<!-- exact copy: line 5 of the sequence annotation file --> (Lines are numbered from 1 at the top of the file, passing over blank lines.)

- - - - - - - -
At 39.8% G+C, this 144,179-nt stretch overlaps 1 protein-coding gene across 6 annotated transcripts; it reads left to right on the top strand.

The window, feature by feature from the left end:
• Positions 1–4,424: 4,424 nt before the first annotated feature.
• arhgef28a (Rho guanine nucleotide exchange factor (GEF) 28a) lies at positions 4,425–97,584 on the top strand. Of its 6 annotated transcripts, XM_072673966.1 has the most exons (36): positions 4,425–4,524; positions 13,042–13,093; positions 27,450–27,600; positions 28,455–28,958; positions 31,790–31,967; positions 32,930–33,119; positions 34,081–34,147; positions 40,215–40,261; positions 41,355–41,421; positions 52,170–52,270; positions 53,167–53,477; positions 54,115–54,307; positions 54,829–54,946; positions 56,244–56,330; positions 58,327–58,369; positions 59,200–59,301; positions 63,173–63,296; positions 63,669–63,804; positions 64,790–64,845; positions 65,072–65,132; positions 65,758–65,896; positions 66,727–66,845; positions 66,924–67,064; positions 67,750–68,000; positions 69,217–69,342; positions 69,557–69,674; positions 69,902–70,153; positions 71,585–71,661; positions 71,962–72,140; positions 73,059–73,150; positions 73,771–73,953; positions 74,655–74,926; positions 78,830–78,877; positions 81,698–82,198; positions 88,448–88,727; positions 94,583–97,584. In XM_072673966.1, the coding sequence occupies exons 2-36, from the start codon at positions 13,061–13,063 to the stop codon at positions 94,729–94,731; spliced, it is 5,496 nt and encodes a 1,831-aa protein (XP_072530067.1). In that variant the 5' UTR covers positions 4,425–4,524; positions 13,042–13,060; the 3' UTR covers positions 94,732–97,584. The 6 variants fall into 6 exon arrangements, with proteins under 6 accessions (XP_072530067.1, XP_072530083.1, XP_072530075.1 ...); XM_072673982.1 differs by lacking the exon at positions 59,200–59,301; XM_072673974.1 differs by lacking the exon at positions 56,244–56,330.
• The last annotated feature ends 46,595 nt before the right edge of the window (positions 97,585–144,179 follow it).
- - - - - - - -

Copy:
• The last annotated feature ends 46,595 nt before the right edge of the window (positions 97,585–144,179 follow it).